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Türkiye’s top security, diplomacy brass set for critical Iraq visit

Foreign Minister Hakan Fidan, Defense Minister Yaşar Güler and National Intelligence Organization (MIT) head Ibrahim Kalın are set to visit Baghdad on Thursday. The three men convened at the Defense Ministry headquarters in the capital, Ankara, on Monday, briefly after Güler’s well-publicized remarks regarding a possible operation in Iraq against the PKK terrorist group.

Güler’s remarks to a group of journalists affirmed President Recep Tayyip Erdoğan’s earlier statement about a possible major offensive this summer in Türkiye’s southern neighbor.

Counterterrorism will be the main agenda of their meetings with Iraqi officials. Media outlets reported that they would discuss establishing a “joint operations center” with Iraq for a more effective fight against terrorism. Sources said Iraq was more responsive to the idea, which was also voiced by the Turkish side in the past. Sabah newspaper reported that Turkish and Iraqi officials would discuss the work to secure the Turkish-Iraqi border and the ambitious Development Road Project.

On Tuesday, a Turkish delegation was in Iraq to discuss border security. The Ministry of National Defense announced that Gen. Metin Tokel, commander of the Second Army, led the delegation that held talks in northern Iraq. The ministry said in the statement that Tokel and the delegation spoke about border security and improving the security of Iraqi citizens at the meeting held “within the borders of Operation Claw-Lock,” referring to the ongoing cross-border offensive in Iraq’s north.

Türkiye has stepped up diplomatic efforts on the issue in recent years. President Recep Tayyip Erdoğan last held a phone call with Iraqi Prime Minister Mohammed S. Al Sudani in January, before Kalın’s visit to Iraq, where he met the president and prime minister. Güler also traveled to Iraq for talks with senior officials last month. He also discussed the counterterrorism efforts with Nechirwan Barzani, head of the Kurdistan Regional Government (KRG) controlling Iraq’s north, when the latter visited Türkiye for a diplomacy forum earlier this month. Minister Fidan was also a visitor to Iraq last August, where he held meetings in semiautonomous north and Baghdad.

Türkiye renewed its counterterrorism campaign in the past decade after a brief lull. In Iraq, it launched the Claw-Sword operation in 2022 to eliminate terrorists hiding in the mountainous regions of northern Iraq. The offensive continues with occasional precision strikes and “retaliation” strikes against terrorists engaging in harassment fire or trying to infiltrate into Türkiye to carry out attacks. Güler, who served as Chief of General Staff between 2018 and 2023, said operations by the Turkish Armed Forces (TSK) in the past, which had “limited targets and had a time limit,” are being replaced by continuous, comprehensive operations that achieve success.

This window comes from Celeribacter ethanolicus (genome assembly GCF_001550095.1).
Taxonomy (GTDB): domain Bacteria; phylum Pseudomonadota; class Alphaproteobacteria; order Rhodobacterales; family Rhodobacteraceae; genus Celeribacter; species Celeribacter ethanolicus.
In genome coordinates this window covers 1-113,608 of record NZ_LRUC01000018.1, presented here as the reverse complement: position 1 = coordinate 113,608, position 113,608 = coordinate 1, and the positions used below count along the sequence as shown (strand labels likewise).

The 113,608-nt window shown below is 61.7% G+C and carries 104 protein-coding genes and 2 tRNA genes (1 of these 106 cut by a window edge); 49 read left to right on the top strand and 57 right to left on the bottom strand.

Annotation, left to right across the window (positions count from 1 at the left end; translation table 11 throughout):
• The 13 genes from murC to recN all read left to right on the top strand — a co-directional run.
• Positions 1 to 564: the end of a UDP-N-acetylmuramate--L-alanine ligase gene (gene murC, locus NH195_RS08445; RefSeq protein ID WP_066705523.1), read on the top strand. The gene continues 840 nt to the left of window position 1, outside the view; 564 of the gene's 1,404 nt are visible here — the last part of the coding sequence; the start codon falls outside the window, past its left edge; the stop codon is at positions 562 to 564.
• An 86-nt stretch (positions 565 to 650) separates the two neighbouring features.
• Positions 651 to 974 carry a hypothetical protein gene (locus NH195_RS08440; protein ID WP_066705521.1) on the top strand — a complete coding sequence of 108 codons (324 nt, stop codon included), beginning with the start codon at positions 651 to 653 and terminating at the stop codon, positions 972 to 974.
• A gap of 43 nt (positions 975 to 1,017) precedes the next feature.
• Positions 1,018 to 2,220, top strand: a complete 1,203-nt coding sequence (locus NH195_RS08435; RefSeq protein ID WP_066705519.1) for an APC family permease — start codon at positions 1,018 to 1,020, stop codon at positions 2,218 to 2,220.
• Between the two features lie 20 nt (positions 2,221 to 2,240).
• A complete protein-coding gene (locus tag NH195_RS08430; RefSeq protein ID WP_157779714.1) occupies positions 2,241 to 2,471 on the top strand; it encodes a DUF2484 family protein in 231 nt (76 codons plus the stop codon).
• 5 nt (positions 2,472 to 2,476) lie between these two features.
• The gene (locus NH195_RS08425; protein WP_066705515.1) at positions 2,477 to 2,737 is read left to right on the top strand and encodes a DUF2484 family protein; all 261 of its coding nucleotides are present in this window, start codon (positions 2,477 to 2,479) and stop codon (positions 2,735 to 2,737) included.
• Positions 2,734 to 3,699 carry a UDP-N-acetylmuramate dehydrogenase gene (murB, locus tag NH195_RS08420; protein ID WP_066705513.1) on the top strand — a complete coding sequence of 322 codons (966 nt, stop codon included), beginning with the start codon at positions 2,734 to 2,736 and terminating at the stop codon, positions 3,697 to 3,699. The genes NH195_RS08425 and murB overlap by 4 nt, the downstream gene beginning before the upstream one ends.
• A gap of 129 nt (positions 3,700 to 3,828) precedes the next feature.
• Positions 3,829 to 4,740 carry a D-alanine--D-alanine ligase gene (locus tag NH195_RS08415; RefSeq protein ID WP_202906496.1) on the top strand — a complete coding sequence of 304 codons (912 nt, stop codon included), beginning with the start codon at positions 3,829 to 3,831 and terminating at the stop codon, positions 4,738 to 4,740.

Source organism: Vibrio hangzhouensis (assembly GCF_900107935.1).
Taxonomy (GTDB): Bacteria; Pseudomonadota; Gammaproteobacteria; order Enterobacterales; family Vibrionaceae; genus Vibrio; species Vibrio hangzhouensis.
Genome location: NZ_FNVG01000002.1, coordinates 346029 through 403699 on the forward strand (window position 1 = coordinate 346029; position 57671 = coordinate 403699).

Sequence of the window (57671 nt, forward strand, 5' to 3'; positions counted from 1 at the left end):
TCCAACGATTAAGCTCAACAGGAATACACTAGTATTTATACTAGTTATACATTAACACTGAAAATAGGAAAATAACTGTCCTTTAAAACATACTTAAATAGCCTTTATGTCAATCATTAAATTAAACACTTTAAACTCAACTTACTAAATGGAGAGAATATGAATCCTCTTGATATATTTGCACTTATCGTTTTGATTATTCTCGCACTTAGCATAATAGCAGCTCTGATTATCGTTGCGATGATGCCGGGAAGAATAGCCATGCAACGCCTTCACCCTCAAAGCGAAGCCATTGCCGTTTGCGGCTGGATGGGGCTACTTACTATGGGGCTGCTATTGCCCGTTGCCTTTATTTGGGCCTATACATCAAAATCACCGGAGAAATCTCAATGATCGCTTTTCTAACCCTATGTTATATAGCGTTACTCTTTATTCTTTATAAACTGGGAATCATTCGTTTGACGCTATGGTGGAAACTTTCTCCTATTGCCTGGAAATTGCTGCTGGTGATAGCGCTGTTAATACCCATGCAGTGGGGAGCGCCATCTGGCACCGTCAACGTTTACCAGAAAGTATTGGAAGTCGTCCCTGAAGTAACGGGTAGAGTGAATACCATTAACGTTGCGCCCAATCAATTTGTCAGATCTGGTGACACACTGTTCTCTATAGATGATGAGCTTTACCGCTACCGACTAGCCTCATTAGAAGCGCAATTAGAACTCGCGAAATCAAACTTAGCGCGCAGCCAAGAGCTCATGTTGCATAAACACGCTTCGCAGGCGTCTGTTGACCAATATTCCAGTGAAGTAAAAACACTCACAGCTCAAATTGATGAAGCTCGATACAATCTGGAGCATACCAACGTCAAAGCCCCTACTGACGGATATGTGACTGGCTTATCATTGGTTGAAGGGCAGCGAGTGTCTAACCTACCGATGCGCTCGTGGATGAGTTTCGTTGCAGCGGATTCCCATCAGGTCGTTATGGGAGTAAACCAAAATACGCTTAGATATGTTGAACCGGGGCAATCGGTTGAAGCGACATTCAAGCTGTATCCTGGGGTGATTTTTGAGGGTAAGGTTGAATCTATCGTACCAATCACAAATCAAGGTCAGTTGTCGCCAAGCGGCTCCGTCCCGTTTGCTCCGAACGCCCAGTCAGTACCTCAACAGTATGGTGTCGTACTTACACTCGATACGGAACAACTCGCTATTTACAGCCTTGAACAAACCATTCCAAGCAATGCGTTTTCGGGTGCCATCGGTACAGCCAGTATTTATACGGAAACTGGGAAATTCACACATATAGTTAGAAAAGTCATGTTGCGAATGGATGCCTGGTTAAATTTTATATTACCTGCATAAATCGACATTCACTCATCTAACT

“Many places within Türkiye that have been synonymous with acts of terrorism are cleared of terrorism. We haven’t had a major terrorist attack in Türkiye since 2016. We changed our counterterrorism concept and started eliminating terrorism at its source. Our principle is protecting our citizens against any threat though we may suffer from those challenges ourselves,” Güler told journalists on Monday.

In its more than 40-year terror campaign against Türkiye, the PKK – listed as a terrorist organization by Türkiye, the United States, the United Kingdom and the European Union – has been responsible for the deaths of more than 40,000 people, including women, children and infants. Although its activities are significantly reduced within Turkish territories, the PKK finds shelter in mountainous areas where members hide out in winter and store munitions and survival kits.

Officials from Iraq and Syria occasionally raise concerns regarding what they call a violation of the sovereignty of their lands, but Türkiye highlights that the counterterrorism operations are within legal boundaries and in line with international agreements over the sovereignty of countries. Güler said on Monday that Ankara also does not have to “ask” other countries regarding matters of Türkiye’s security, be it the U.S. or Russia, two countries influential in Syria.

“We do what we are supposed to do. The Republic of Türkiye is a great state and does not need permission from others,” he said.

The U.S. is the main supporter of the PKK’s Syrian wing YPG and, from time to time, delivers military supplies to the terrorist group under the guise of a fight against the Daesh terrorist group.

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